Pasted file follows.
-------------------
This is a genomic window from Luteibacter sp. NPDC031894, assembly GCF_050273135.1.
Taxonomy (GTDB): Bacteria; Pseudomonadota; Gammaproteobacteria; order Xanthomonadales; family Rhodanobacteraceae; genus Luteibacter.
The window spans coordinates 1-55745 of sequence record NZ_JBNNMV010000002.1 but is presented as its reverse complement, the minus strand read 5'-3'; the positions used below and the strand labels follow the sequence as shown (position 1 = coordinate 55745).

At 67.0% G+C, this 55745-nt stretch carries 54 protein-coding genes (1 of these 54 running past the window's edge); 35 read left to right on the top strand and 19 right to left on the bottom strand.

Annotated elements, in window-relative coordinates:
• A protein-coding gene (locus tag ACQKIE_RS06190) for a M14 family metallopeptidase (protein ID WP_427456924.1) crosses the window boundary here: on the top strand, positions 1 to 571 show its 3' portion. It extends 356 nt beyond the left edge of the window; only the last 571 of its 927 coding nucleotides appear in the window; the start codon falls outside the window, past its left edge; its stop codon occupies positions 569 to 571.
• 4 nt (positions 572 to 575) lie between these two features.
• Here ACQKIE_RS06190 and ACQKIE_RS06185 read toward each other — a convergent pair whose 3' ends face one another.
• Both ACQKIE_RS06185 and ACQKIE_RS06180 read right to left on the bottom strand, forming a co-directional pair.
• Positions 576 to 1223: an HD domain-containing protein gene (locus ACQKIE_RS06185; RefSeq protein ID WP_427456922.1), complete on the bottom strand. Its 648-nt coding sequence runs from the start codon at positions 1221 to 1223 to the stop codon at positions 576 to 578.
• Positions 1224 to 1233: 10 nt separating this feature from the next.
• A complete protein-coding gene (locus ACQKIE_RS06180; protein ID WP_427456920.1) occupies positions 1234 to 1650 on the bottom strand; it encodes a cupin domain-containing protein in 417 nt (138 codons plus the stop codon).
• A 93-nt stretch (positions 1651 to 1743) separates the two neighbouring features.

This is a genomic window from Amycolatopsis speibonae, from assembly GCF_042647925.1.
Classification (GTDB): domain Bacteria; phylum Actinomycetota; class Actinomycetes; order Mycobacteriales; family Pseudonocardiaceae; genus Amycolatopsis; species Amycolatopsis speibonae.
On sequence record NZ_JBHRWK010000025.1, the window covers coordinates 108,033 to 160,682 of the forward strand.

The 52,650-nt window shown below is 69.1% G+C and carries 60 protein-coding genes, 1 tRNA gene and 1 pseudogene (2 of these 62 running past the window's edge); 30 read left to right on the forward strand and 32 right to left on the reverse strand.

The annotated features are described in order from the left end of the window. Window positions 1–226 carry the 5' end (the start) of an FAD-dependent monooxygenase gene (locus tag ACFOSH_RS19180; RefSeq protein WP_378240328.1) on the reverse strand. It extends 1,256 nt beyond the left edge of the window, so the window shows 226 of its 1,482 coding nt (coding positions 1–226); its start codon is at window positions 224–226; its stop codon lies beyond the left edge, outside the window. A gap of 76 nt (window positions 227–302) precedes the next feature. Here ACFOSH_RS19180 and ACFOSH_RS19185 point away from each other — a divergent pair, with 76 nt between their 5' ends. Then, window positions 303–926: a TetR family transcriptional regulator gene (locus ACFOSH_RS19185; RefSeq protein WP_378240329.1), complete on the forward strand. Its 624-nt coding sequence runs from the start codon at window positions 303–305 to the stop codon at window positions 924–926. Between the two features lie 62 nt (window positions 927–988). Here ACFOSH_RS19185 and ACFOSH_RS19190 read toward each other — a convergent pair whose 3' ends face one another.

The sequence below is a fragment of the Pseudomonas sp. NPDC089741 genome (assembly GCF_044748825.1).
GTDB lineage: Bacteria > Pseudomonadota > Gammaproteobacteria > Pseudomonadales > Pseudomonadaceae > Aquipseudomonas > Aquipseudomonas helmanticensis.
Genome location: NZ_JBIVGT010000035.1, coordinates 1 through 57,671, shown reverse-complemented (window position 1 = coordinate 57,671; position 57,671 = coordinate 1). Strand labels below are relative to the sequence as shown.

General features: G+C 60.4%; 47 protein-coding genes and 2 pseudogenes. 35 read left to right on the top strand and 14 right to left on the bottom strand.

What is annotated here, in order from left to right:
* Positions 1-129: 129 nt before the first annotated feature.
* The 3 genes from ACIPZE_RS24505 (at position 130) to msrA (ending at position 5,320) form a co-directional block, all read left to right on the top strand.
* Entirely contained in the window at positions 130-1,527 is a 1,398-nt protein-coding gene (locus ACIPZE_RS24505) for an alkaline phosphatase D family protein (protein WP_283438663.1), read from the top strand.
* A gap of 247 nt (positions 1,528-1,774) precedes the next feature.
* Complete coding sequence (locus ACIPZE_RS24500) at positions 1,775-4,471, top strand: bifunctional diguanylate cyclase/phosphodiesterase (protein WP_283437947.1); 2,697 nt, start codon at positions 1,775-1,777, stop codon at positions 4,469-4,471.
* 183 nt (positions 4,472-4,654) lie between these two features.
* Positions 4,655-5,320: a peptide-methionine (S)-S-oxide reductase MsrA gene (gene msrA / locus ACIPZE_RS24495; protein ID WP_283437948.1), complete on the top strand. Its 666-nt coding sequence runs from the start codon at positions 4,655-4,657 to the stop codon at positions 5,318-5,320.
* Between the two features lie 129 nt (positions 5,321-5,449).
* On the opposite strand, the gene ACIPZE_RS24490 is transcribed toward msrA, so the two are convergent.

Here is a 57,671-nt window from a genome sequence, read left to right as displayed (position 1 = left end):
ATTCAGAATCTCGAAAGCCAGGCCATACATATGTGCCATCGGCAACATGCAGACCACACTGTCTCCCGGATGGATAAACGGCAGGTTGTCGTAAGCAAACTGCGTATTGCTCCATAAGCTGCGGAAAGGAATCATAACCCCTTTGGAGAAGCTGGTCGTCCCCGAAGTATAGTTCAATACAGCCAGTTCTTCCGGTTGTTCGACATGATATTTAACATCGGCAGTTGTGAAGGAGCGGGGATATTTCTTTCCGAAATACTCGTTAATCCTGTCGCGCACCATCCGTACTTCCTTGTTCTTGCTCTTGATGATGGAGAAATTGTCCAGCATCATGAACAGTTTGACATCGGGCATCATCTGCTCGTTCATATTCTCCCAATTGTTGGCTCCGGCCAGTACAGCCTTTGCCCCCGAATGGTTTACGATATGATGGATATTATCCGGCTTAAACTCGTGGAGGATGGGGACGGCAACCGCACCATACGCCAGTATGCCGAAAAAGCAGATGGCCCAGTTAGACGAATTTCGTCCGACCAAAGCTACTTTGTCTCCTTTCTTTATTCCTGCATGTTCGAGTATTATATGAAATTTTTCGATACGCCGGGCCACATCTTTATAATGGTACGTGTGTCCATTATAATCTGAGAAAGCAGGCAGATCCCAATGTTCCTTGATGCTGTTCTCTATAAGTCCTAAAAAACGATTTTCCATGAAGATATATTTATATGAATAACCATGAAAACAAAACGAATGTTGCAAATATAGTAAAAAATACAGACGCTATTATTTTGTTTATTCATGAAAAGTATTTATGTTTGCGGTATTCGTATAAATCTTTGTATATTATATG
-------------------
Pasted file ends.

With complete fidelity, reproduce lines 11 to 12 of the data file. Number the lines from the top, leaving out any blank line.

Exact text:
• Positions 1224 to 1233: 10 nt separating this feature from the next.
• A complete protein-coding gene (locus ACQKIE_RS06180; protein ID WP_427456920.1) occupies positions 1234 to 1650 on the bottom strand; it encodes a cupin domain-containing protein in 417 nt (138 codons plus the stop codon).